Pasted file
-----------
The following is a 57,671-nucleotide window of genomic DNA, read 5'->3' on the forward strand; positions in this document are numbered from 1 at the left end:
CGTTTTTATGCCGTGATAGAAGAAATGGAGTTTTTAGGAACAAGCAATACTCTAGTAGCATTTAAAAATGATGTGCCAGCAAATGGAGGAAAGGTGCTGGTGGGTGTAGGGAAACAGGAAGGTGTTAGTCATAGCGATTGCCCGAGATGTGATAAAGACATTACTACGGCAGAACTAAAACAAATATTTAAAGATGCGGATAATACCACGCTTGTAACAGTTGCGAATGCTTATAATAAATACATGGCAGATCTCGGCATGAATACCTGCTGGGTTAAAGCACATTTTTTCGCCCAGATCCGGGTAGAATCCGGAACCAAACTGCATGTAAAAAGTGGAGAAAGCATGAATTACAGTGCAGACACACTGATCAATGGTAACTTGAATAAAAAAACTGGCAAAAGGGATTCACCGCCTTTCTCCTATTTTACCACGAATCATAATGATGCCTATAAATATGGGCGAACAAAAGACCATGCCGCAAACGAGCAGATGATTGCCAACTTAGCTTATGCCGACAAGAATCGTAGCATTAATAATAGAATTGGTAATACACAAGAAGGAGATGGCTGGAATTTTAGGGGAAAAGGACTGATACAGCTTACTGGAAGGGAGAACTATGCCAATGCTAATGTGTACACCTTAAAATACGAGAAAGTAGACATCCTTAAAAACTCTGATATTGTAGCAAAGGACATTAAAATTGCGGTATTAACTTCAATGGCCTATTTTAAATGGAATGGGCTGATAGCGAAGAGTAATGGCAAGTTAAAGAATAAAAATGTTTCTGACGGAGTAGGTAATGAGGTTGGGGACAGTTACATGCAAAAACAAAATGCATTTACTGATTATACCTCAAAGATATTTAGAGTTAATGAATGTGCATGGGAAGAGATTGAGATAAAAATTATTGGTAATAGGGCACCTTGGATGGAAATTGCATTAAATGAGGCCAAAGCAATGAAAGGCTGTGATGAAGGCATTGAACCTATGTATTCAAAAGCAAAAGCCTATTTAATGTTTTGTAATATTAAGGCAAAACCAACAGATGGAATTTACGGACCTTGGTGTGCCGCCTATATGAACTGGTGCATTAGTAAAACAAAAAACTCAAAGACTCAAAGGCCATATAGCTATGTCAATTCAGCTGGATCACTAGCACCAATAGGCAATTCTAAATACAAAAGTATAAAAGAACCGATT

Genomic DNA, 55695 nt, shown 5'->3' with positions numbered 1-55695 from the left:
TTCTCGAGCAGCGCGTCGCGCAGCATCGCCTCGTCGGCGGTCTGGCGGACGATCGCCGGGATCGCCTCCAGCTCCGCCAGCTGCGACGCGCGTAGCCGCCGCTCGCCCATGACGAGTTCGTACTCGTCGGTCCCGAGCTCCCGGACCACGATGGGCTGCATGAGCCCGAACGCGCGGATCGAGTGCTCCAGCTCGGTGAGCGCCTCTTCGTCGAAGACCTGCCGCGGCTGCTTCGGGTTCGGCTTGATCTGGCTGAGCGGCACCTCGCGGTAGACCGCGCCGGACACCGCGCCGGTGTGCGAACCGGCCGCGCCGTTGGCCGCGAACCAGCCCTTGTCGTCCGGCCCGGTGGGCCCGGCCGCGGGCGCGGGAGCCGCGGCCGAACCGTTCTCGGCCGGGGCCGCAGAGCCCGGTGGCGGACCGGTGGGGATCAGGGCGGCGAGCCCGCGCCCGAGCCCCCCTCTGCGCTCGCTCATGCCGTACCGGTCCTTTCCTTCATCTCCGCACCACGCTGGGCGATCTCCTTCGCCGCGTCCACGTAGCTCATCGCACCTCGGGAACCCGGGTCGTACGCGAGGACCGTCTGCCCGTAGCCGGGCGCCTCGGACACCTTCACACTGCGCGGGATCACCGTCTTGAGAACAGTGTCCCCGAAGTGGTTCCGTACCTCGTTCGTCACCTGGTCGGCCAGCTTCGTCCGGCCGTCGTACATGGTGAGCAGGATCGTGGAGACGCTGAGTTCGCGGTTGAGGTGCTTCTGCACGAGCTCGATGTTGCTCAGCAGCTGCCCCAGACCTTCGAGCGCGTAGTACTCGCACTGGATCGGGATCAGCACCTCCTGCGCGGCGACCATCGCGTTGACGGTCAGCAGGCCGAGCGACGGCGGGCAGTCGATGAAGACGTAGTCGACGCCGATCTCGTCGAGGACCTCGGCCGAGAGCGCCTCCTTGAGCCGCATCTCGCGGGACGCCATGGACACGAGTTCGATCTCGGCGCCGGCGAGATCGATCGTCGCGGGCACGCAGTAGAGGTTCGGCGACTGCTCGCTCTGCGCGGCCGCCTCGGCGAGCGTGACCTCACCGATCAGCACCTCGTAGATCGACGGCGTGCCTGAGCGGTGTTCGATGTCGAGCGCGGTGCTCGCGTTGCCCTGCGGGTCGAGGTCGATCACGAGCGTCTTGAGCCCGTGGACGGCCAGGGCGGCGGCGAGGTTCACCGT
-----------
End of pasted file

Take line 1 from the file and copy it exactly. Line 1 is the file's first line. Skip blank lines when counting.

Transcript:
The following is a 57,671-nucleotide window of genomic DNA, read 5'->3' on the forward strand; positions in this document are numbered from 1 at the left end: